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Were-Tigers of Odisha in Adivasi Folklore  

Stefano Beggiora

The Meriah Wars, a series of conflicts that bloodied the central districts of the state of Odisha (India) in the 19th century, pitted the indigenous populations of the Konds against the British army. Historiographic sources demonstrate that although the apparent British casus belli claimed an intent to suppress the Konds because of their practice in human sacrifice, the evidence remains unreliable and incomplete on how the Konds actually followed this ritual and indicates that the British Raj’s true motivations lay elsewhere. Sources instead illustrate concretely that the British Raj focused its actual attention on areas that, until recently, drew scarce interest but reflected its increasingly urgent need to extend and consolidate the colonial rule in the belt of central-eastern India. This cultural clash with the Konds would later highlight the limited understanding of Europeans about the crucial role that many indigenous peoples played in the political balance and as social subjects in the buffer zones on the edge of the forests. If it has been reported that the Konds were often chased, persecuted, and shot down like beasts and that their villages were set on fire in this dark page of colonial history, it is also true that their communities were fluid entities capable of evading peace treaties, using the harsh and unexplored jungle terrain to their advantage and sometimes mounting a strenuous resistance. This uncontrollability is probably the main reason for their misrepresentation in colonial sources, which often emphasize the gruesome aspects of human sacrifice and the Konds’ prowess in the witchcraft arts. It is in this context that the ability of some tribesmen to transform themselves into were-tigers and possibly prevail over an otherwise stronger enemy is first recorded. The practice of theriomorphism has survived to this day, along with a shamanic-type religiosity among the Kond minorities still populating the Kandhmal district. Therefore, an ethnographic approach allows not only for a detailed investigation into this still little-known phenomenon and a clearer analysis of certain aspects of this community’s history but also a deeper understanding of the wide relational spectrum of the Konds with their territory and the wildlife surrounding them and as they coped with the challenges imposed by modernity.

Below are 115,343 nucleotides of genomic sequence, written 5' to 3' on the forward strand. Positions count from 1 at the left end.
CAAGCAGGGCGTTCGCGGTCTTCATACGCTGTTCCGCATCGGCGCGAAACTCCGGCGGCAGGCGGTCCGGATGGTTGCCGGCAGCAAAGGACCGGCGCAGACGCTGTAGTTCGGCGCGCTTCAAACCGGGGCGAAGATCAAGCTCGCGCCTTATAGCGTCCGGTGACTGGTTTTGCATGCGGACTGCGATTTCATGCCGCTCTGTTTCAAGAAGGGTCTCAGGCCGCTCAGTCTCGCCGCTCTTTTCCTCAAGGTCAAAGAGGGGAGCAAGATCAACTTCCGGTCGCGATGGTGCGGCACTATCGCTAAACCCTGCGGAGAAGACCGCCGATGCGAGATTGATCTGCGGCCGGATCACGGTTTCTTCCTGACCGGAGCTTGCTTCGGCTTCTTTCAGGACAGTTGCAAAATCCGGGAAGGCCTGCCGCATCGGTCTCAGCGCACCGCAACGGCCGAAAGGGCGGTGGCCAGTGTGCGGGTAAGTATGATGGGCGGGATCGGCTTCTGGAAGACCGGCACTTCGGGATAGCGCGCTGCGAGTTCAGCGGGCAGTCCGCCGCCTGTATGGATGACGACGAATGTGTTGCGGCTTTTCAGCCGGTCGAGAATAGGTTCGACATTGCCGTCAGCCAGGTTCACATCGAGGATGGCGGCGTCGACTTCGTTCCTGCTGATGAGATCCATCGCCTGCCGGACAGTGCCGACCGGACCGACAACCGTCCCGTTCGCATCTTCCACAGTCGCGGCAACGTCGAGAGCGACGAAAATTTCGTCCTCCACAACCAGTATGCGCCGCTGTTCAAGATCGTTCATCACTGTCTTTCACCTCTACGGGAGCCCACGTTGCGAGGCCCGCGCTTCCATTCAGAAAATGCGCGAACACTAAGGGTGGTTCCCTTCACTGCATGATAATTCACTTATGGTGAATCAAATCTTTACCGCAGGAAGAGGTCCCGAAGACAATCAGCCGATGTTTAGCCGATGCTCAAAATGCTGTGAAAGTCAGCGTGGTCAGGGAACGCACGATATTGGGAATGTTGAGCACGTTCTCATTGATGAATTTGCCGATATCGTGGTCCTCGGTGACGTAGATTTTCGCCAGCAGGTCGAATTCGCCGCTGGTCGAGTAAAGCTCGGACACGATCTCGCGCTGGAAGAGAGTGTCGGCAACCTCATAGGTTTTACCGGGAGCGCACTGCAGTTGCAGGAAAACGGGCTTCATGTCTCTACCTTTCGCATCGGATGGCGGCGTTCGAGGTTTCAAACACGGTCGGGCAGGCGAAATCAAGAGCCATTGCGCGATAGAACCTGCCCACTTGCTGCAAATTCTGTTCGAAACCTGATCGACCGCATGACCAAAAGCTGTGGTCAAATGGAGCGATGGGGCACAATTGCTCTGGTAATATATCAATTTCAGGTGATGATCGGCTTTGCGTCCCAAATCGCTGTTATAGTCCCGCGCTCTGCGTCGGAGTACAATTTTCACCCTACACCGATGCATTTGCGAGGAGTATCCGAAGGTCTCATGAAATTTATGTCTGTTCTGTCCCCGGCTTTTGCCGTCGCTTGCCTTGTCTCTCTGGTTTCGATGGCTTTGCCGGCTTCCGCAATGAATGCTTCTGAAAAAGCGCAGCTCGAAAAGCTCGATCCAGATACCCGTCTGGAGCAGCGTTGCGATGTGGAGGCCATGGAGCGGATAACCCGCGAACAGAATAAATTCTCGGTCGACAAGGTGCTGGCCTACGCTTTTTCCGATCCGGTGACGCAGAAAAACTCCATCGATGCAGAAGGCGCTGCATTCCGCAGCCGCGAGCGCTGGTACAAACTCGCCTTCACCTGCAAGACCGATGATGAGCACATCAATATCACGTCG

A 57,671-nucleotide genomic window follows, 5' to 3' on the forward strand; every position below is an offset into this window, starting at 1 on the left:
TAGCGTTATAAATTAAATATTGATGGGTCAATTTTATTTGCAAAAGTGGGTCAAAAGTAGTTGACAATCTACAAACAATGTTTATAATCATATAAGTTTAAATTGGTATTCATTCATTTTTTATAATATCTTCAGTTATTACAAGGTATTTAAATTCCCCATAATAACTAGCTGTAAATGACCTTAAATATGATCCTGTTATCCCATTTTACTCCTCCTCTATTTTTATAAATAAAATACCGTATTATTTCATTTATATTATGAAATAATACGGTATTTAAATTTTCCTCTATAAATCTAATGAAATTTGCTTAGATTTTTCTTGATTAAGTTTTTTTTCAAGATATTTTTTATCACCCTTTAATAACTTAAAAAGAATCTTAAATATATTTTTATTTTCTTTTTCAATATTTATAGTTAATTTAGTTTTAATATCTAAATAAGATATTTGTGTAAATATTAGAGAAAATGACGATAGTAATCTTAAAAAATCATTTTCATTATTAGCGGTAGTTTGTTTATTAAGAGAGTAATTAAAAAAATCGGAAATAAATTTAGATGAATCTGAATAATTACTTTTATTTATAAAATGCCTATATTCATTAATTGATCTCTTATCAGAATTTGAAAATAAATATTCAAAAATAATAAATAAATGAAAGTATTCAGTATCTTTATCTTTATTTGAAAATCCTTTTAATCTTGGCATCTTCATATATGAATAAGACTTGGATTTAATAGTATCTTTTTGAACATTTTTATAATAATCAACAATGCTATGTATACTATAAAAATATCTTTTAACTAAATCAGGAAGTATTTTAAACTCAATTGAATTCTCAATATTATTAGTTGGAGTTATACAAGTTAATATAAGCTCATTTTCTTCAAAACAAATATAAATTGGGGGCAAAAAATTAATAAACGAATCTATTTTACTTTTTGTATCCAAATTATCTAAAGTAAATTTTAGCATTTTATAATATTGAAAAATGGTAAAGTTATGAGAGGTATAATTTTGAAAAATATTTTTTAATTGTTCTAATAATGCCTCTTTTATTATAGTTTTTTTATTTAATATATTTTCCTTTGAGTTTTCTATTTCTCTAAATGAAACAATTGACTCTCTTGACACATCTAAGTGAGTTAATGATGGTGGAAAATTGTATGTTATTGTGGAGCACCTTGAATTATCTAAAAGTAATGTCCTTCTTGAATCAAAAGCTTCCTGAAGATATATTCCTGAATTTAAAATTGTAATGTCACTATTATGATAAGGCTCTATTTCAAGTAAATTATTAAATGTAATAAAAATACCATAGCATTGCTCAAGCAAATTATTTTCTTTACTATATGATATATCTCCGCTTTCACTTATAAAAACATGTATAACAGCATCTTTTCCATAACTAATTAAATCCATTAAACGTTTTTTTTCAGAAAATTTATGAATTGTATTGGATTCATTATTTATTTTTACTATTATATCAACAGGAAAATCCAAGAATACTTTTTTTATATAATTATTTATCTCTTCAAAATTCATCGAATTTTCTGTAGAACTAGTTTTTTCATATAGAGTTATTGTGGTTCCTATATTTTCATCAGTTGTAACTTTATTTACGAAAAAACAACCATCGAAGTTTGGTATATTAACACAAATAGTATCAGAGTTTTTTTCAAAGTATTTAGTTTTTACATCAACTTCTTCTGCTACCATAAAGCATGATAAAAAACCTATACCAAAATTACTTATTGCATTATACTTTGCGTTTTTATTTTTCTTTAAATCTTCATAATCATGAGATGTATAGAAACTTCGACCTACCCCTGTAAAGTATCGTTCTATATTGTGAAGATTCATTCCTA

The Ainu and Japanese Settler Colonialism  

Michael Roellinghoff